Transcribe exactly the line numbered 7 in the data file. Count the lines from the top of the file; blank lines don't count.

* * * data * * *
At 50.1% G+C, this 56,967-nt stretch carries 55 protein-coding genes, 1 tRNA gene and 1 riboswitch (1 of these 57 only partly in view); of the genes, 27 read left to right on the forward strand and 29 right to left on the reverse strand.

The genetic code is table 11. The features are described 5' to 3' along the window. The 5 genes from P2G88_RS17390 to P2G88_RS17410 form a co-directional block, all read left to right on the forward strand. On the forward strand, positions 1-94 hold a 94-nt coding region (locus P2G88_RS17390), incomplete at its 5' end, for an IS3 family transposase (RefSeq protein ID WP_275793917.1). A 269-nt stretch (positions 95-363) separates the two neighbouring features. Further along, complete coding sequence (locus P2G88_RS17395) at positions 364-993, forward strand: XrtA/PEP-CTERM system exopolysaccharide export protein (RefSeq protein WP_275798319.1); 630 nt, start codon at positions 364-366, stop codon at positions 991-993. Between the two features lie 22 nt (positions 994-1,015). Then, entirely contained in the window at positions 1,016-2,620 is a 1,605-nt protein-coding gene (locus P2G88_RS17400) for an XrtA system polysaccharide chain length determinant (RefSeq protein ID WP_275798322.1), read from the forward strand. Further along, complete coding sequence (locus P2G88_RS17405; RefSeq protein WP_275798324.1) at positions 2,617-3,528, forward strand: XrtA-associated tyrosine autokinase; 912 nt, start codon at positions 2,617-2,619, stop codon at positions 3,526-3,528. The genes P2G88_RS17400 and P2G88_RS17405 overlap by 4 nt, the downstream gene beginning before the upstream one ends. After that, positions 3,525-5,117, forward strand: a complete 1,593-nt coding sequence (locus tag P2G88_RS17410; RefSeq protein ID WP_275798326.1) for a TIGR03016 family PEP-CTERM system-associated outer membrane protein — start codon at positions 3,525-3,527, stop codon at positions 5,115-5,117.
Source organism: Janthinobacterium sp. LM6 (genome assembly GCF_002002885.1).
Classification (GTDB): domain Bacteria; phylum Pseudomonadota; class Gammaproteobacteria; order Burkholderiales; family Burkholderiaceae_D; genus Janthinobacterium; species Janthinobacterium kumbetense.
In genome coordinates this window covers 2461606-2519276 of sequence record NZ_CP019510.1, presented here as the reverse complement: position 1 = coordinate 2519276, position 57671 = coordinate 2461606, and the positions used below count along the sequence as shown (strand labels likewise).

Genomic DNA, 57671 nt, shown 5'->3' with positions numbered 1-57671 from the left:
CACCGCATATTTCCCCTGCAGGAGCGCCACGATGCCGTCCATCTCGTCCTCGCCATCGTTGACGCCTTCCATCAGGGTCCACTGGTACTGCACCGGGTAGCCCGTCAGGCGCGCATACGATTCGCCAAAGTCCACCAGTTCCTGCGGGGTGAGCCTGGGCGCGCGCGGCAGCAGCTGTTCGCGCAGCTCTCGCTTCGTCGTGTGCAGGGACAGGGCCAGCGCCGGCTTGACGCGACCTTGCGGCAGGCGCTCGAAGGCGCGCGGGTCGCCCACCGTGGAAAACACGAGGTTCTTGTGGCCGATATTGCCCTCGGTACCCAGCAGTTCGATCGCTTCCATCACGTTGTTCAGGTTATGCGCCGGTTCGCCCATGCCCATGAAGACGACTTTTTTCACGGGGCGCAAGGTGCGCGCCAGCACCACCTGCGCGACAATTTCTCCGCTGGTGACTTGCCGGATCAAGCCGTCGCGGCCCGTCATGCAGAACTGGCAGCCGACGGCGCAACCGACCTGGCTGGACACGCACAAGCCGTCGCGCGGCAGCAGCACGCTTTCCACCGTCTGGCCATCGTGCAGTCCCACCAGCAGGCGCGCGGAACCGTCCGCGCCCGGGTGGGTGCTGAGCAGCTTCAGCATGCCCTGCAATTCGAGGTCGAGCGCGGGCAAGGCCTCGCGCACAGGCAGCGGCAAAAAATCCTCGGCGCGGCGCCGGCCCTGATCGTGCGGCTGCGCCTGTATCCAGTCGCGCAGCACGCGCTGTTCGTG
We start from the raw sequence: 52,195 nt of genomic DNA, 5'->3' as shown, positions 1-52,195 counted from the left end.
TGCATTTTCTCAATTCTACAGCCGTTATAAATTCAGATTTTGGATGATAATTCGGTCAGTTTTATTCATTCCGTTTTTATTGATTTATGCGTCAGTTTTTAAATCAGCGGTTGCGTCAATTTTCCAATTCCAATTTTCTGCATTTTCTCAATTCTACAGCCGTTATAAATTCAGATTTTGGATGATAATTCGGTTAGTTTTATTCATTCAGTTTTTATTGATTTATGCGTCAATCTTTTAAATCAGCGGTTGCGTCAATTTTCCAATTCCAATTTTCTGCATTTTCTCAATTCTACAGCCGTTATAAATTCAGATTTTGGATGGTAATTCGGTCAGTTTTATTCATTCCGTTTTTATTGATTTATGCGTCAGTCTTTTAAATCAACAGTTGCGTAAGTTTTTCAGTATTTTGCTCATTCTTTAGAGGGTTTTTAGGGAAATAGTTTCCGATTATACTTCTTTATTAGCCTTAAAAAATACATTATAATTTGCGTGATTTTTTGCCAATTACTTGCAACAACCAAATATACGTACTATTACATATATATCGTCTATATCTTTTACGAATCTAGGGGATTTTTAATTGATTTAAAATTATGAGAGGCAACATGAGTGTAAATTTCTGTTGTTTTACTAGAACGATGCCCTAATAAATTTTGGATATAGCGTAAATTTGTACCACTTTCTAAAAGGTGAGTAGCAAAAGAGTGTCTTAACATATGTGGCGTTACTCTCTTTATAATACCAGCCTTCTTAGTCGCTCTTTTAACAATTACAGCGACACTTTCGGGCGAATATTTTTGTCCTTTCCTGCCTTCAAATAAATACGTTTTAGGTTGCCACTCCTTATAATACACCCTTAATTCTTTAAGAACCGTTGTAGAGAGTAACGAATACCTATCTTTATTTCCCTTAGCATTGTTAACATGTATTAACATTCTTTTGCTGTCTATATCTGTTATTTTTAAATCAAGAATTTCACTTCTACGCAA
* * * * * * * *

CACCGCATATTTCCCCTGCAGGAGCGCCACGATGCCGTCCATCTCGTCCTCGCCATCGTTGACGCCTTCCATCAGGGTCCACTGGTACTGCACCGGGTAGCCCGTCAGGCGCGCATACGATTCGCCAAAGTCCACCAGTTCCTGCGGGGTGAGCCTGGGCGCGCGCGGCAGCAGCTGTTCGCGCAGCTCTCGCTTCGTCGTGTGCAGGGACAGGGCCAGCGCCGGCTTGACGCGACCTTGCGGCAGGCGCTCGAAGGCGCGCGGGTCGCCCACCGTGGAAAACACGAGGTTCTTGTGGCCGATATTGCCCTCGGTACCCAGCAGTTCGATCGCTTCCATCACGTTGTTCAGGTTATGCGCCGGTTCGCCCATGCCCATGAAGACGACTTTTTTCACGGGGCGCAAGGTGCGCGCCAGCACCACCTGCGCGACAATTTCTCCGCTGGTGACTTGCCGGATCAAGCCGTCGCGGCCCGTCATGCAGAACTGGCAGCCGACGGCGCAACCGACCTGGCTGGACACGCACAAGCCGTCGCGCGGCAGCAGCACGCTTTCCACCGTCTGGCCATCGTGCAGTCCCACCAGCAGGCGCGCGGAACCGTCCGCGCCCGGGTGGGTGCTGAGCAGCTTCAGCATGCCCTGCAATTCGAGGTCGAGCGCGGGCAAGGCCTCGCGCACAGGCAGCGGCAAAAAATCCTCGGCGCGGCGCCGGCCCTGATCGTGCGGCTGCGCCTGTATCCAGTCGCGCAGCACGCGCTGTTCGTG